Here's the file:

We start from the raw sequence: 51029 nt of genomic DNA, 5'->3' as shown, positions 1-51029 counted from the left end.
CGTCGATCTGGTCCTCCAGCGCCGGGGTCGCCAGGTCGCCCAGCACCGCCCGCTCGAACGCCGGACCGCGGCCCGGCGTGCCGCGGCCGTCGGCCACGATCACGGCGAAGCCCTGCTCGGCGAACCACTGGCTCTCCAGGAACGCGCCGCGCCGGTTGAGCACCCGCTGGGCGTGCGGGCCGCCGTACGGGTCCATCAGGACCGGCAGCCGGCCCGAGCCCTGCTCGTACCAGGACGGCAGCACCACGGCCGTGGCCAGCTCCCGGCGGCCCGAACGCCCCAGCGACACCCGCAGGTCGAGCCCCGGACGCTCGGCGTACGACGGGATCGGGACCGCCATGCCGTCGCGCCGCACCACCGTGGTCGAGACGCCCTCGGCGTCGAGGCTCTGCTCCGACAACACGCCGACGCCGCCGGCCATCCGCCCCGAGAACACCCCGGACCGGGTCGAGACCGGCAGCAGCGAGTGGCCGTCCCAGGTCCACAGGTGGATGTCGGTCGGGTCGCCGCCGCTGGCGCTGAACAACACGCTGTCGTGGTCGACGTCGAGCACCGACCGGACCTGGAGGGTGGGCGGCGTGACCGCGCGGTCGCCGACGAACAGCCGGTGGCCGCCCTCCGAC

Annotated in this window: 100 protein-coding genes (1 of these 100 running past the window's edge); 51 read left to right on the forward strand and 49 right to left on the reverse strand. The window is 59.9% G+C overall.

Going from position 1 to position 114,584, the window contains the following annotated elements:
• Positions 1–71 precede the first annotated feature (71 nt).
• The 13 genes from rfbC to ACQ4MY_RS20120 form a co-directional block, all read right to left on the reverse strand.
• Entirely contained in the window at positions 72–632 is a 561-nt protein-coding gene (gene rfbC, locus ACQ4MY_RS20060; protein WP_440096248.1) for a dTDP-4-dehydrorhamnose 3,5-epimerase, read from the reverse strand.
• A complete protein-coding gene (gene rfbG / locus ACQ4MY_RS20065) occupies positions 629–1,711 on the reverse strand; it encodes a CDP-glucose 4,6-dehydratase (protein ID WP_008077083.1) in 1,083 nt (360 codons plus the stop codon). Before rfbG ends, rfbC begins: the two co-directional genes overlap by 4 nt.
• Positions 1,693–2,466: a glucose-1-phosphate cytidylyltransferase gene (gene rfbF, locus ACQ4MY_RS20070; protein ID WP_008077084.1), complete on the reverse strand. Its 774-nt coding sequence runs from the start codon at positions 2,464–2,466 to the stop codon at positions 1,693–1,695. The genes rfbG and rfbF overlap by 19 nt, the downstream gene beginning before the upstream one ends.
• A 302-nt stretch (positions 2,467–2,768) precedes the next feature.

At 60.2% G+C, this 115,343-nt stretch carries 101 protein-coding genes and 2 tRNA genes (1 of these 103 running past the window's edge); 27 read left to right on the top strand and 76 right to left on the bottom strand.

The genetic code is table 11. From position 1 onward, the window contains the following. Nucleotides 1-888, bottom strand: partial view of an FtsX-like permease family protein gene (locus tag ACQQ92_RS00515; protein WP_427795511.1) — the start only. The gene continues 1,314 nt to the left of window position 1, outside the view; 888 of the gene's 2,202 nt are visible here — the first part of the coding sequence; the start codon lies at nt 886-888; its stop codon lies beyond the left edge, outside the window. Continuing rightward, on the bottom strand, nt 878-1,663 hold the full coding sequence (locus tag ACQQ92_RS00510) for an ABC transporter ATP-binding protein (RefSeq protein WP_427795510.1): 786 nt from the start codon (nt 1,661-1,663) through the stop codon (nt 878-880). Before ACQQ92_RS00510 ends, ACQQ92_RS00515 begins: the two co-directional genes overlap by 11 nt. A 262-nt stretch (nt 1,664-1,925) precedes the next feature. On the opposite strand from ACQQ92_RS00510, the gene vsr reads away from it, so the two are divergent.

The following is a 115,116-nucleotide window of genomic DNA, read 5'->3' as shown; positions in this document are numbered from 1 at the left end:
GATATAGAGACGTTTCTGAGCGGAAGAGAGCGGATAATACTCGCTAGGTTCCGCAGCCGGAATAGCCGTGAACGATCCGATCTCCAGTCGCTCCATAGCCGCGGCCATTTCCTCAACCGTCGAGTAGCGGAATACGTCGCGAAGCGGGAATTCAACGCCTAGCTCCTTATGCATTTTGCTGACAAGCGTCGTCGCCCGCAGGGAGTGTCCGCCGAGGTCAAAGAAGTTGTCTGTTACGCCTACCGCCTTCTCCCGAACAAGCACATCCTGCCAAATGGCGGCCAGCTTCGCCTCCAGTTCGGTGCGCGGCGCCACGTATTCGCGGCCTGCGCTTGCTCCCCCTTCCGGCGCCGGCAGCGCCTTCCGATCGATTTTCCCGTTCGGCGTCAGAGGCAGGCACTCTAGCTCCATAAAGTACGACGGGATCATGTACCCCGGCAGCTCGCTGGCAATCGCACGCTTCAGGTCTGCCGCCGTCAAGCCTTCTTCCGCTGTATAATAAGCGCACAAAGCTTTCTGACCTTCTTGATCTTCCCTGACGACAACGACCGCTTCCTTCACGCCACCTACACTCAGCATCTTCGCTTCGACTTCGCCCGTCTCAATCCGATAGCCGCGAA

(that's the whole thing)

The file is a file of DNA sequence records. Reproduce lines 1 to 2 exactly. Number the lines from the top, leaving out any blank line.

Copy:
We start from the raw sequence: 51029 nt of genomic DNA, 5'->3' as shown, positions 1-51029 counted from the left end.
CGTCGATCTGGTCCTCCAGCGCCGGGGTCGCCAGGTCGCCCAGCACCGCCCGCTCGAACGCCGGACCGCGGCCCGGCGTGCCGCGGCCGTCGGCCACGATCACGGCGAAGCCCTGCTCGGCGAACCACTGGCTCTCCAGGAACGCGCCGCGCCGGTTGAGCACCCGCTGGGCGTGCGGGCCGCCGTACGGGTCCATCAGGACCGGCAGCCGGCCCGAGCCCTGCTCGTACCAGGACGGCAGCACCACGGCCGTGGCCAGCTCCCGGCGGCCCGAACGCCCCAGCGACACCCGCAGGTCGAGCCCCGGACGCTCGGCGTACGACGGGATCGGGACCGCCATGCCGTCGCGCCGCACCACCGTGGTCGAGACGCCCTCGGCGTCGAGGCTCTGCTCCGACAACACGCCGACGCCGCCGGCCATCCGCCCCGAGAACACCCCGGACCGGGTCGAGACCGGCAGCAGCGAGTGGCCGTCCCAGGTCCACAGGTGGATGTCGGTCGGGTCGCCGCCGCTGGCGCTGAACAACACGCTGTCGTGGTCGACGTCGAGCACCGACCGGACCTGGAGGGTGGGCGGCGTGACCGCGCGGTCGCCGACGAACAGCCGGTGGCCGCCCTCCGAC